Our Avalanche problems have flip flopped over the last few days quite a bit with some extreme weather changes but wind seems to be the constant factor in our snowpack this year. We found quite a few newly deposited wind slabs in mostly Northerly terrain over the last two days but also saw evidence of loading and crossloading on E and W aspects as well. The wind slabs that have formed are mostly shallow but you may still find some high elevation areas that are harboring older and deeper wind slabs in the dense snow deposited by the wet storm that we got mid week.
Large cornices have also formed on most of our ridgelines. Cornices should be avoided right now as they are very large and and extremely unpredictable after the wet storm this week. We had a close call yesterday near Black Tip with a large cornice failure under the weight of a snowmobiler that was taking pictures near the edge of one of these monsters when it broke.
You are going to see a lot of avalanche debris if you are in the mountains over the next few days,as always, please send us your pictures or observations.
Our snowpack just experienced some major trauma in the form of high elevation rain. We experienced the largest natural avalanche cycle of the winter and now the snowpack has begun healing itself with the re-freezing process that started Friday as a cold front moved in. The upper portion of the snowpack has already formed a supportible crust in most places but you may still find some punchy, breakable areas in the middle elevations. Avoid steeper terrain until the snowpack has completely re-frozen.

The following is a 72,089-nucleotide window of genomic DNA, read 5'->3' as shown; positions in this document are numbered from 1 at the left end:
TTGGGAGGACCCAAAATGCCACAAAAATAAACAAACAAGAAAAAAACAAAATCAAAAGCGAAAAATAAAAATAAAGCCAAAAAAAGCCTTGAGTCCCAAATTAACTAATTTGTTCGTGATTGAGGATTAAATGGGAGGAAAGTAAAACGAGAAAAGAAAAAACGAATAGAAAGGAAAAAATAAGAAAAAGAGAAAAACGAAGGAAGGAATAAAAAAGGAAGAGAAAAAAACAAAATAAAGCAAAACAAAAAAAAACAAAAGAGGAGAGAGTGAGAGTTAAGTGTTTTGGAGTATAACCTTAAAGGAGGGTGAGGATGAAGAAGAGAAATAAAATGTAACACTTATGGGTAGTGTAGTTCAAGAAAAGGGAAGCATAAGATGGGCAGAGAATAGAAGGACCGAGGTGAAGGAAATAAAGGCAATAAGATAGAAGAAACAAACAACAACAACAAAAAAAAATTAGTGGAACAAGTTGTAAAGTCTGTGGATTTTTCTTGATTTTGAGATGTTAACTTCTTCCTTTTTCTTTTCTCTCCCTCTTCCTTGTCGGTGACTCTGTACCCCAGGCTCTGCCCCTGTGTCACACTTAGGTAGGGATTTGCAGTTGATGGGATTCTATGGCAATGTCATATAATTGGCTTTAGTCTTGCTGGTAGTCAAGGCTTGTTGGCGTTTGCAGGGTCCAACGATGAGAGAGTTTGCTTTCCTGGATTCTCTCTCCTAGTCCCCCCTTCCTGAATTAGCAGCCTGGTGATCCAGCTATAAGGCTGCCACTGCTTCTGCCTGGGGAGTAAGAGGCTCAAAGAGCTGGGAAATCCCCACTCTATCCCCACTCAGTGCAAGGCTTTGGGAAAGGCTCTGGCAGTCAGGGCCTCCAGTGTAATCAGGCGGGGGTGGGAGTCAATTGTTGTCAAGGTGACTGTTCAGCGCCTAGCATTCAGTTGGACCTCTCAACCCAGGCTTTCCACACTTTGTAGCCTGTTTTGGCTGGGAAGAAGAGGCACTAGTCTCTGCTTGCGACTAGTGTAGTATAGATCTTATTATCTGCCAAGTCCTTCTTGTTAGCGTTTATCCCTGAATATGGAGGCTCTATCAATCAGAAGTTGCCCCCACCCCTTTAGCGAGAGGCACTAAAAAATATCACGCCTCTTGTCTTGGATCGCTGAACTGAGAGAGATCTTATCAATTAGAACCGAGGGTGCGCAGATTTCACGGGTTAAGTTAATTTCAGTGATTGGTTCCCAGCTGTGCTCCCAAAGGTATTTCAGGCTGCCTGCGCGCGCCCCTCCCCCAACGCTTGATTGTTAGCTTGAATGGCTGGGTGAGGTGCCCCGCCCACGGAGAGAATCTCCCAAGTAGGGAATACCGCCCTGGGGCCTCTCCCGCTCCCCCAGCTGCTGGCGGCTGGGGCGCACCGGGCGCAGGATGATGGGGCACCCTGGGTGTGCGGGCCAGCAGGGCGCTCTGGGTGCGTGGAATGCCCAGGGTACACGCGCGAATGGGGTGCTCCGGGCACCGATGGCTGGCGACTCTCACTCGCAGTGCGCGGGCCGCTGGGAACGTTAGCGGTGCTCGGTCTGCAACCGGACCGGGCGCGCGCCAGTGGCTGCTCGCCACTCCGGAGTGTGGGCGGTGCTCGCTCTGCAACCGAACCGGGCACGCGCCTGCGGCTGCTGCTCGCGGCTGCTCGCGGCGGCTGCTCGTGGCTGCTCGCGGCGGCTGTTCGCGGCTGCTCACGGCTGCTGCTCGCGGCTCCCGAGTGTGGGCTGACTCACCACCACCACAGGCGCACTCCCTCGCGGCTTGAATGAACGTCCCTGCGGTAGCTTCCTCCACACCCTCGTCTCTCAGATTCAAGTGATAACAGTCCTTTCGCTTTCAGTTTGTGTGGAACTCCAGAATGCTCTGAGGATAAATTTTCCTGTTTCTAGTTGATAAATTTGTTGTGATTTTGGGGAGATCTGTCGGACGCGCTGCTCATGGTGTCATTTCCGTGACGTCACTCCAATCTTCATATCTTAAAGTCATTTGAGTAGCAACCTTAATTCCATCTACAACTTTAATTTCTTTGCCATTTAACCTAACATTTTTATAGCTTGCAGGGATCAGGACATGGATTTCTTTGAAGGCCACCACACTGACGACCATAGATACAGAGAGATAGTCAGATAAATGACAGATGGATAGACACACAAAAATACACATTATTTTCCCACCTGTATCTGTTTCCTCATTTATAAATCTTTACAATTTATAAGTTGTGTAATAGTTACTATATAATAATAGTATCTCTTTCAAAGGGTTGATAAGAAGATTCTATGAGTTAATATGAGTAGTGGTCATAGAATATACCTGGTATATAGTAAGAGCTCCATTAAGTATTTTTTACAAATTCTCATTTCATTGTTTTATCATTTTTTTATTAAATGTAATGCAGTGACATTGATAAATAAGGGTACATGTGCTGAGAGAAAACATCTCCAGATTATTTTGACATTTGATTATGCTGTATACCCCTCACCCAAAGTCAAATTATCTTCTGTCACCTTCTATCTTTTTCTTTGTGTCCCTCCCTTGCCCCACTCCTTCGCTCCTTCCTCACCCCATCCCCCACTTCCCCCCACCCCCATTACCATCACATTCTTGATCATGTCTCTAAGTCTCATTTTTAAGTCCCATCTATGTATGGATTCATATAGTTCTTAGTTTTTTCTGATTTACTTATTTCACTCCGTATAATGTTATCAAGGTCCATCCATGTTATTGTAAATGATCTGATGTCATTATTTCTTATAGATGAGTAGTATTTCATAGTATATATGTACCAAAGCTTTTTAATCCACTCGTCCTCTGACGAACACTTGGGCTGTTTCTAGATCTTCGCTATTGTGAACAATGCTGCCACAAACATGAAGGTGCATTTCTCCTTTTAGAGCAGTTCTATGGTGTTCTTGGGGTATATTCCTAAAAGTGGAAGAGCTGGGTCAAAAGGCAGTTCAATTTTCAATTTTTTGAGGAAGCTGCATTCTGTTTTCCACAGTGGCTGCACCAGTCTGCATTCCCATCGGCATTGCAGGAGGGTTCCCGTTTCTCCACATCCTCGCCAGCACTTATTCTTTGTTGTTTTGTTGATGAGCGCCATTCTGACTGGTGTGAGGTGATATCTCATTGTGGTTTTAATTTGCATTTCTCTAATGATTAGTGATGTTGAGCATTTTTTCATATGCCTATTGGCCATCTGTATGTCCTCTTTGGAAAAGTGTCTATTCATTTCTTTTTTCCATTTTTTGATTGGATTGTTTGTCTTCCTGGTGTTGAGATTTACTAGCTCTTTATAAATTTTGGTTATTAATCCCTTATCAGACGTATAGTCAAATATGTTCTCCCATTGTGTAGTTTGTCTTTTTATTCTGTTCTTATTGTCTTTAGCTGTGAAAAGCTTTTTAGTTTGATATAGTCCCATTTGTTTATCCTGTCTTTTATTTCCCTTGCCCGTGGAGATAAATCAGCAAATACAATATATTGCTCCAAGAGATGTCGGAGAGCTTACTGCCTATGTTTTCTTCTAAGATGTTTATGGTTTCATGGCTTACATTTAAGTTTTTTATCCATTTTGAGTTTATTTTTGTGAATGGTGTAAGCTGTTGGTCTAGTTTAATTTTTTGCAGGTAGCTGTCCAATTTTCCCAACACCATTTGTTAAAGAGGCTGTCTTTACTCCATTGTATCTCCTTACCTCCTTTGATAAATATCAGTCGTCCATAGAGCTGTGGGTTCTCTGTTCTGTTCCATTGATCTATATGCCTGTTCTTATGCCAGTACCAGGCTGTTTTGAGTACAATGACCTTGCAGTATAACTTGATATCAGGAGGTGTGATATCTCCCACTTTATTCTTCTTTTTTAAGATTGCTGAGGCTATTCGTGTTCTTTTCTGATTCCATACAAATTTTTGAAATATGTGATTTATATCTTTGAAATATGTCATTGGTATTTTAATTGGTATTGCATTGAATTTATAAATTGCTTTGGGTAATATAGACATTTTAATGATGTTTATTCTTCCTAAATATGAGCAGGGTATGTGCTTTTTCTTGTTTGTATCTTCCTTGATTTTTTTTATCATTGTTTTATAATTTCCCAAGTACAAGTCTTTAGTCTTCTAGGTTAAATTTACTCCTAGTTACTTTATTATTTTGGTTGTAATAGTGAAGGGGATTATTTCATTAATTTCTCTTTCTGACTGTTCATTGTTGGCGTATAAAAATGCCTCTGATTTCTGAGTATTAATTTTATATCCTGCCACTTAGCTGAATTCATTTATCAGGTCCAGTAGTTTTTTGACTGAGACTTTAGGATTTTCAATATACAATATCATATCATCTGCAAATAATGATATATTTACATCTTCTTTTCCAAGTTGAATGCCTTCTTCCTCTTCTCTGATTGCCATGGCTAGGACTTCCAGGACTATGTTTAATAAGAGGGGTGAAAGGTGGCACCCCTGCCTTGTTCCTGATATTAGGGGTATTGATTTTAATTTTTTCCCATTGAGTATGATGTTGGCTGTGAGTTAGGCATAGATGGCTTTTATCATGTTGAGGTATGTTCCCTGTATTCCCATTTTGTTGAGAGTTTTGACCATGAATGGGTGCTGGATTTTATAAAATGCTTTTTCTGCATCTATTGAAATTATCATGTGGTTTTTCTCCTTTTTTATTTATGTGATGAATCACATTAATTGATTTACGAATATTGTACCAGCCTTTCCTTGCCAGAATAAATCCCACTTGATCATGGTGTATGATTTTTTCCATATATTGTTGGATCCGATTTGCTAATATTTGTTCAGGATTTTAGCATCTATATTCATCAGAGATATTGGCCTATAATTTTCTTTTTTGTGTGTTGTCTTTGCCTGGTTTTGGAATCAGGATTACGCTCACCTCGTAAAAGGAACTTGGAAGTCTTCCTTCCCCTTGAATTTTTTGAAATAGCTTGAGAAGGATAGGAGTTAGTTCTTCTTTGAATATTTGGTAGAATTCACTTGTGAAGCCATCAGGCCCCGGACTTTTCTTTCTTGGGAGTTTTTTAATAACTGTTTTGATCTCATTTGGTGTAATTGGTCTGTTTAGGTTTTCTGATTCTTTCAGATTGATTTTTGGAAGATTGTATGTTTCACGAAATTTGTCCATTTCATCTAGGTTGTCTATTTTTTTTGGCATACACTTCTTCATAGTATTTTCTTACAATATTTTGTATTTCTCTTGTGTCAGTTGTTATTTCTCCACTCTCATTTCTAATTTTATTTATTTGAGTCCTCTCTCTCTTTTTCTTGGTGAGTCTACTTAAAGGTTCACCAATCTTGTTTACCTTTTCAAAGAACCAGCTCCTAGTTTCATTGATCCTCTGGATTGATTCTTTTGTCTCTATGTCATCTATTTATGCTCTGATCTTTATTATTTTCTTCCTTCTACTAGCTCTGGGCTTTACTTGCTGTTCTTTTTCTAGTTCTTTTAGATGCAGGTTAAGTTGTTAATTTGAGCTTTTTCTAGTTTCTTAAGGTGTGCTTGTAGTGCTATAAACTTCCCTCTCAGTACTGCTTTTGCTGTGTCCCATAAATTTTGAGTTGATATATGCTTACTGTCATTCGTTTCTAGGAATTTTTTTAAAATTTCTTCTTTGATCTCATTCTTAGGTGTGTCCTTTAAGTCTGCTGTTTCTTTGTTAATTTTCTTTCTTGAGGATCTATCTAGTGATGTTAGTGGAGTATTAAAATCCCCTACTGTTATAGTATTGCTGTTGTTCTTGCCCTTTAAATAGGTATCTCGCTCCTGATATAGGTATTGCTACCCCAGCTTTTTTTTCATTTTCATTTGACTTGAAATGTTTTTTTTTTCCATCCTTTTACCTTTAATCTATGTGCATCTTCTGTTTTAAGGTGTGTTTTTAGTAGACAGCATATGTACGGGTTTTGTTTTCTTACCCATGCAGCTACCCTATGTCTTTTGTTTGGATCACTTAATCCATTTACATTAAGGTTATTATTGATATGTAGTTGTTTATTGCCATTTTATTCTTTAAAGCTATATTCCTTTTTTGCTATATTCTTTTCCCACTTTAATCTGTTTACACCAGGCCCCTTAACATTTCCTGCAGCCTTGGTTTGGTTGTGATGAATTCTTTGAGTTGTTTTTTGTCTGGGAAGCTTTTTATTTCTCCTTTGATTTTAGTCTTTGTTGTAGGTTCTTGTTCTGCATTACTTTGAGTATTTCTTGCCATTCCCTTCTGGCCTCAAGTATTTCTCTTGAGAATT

Day time warming is going to be the next weather factor to keep in mind. Temperatures during the day will be climbing starting today and getting progressively warmer each day through the week. As we pass the freezing mark, expect to see small wet, loose avalanche activity rising especially on steep slopes that are getting direct sun.
Warren Wagon snowmobile route is Closed right now. A creek between Fisher Creek and Deep Creek flash flooded/experienced a debris flow that has blocked the road with snow and woody debris as well as cutting a deep channel through the snowmobile route and is impassible. Acess to the Copet Creek Route is still open. The Brush Creek route is now open and should be groomed tonight. Lick Creek Road had water flowing across it yesterday afternoon as well near the Forest Boundary.
Snowmobiler/Snowbiker Travel Restrictions: a quick reminder that the Granite Mountain Area Closure is now in effect, please respect Snowcats operating in this and nearby areas. In addition there are other areas on the Payette National Forest that are CLOSED to snowmobile traffic including Jughandle Mt east of Jug Meadows, Lick Creek/Lake Fork Drainage (on the right side of the road as you are traveling up canyon), and the area north of Brundage Mt Ski area to junction "V" and along the east side of Brundage and Sergeants' Mts. with the exception of the Lookout Rd( junction "S"). Please respect these closures and other users recreating in them. Winter Travel Map(East side). You can download the map to the AVENZA app on your phone, and know your exact location while you are out riding.